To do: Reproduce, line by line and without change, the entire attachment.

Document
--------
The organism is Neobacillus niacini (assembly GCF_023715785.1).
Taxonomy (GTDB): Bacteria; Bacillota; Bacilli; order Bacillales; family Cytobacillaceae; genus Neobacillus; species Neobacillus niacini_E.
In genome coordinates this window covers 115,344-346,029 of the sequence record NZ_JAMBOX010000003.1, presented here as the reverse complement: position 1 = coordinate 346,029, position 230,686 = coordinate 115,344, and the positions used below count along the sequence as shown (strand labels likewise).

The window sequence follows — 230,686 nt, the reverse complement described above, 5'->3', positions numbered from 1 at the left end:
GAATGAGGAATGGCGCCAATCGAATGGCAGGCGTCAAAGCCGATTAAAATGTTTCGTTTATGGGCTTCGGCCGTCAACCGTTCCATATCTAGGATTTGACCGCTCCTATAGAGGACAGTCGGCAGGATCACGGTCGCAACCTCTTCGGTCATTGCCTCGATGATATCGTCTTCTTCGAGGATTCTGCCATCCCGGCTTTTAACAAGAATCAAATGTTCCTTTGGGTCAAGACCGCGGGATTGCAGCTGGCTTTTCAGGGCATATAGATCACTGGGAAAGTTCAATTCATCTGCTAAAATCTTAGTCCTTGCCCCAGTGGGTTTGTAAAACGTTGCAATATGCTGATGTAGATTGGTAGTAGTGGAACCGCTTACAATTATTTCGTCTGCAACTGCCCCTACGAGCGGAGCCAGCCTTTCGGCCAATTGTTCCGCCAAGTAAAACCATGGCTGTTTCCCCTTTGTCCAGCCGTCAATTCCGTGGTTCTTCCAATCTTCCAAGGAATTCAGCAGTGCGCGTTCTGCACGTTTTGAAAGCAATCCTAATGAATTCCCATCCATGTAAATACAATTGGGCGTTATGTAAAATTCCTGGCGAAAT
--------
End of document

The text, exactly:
The organism is Neobacillus niacini (assembly GCF_023715785.1).
Taxonomy (GTDB): Bacteria; Bacillota; Bacilli; order Bacillales; family Cytobacillaceae; genus Neobacillus; species Neobacillus niacini_E.
In genome coordinates this window covers 115,344-346,029 of the sequence record NZ_JAMBOX010000003.1, presented here as the reverse complement: position 1 = coordinate 346,029, position 230,686 = coordinate 115,344, and the positions used below count along the sequence as shown (strand labels likewise).

The window sequence follows — 230,686 nt, the reverse complement described above, 5'->3', positions numbered from 1 at the left end:
GAATGAGGAATGGCGCCAATCGAATGGCAGGCGTCAAAGCCGATTAAAATGTTTCGTTTATGGGCTTCGGCCGTCAACCGTTCCATATCTAGGATTTGACCGCTCCTATAGAGGACAGTCGGCAGGATCACGGTCGCAACCTCTTCGGTCATTGCCTCGATGATATCGTCTTCTTCGAGGATTCTGCCATCCCGGCTTTTAACAAGAATCAAATGTTCCTTTGGGTCAAGACCGCGGGATTGCAGCTGGCTTTTCAGGGCATATAGATCACTGGGAAAGTTCAATTCATCTGCTAAAATCTTAGTCCTTGCCCCAGTGGGTTTGTAAAACGTTGCAATATGCTGATGTAGATTGGTAGTAGTGGAACCGCTTACAATTATTTCGTCTGCAACTGCCCCTACGAGCGGAGCCAGCCTTTCGGCCAATTGTTCCGCCAAGTAAAACCATGGCTGTTTCCCCTTTGTCCAGCCGTCAATTCCGTGGTTCTTCCAATCTTCCAAGGAATTCAGCAGTGCGCGTTCTGCACGTTTTGAAAGCAATCCTAATGAATTCCCATCCATGTAAATACAATTGGGCGTTATGTAAAATTCCTGGCGAAAT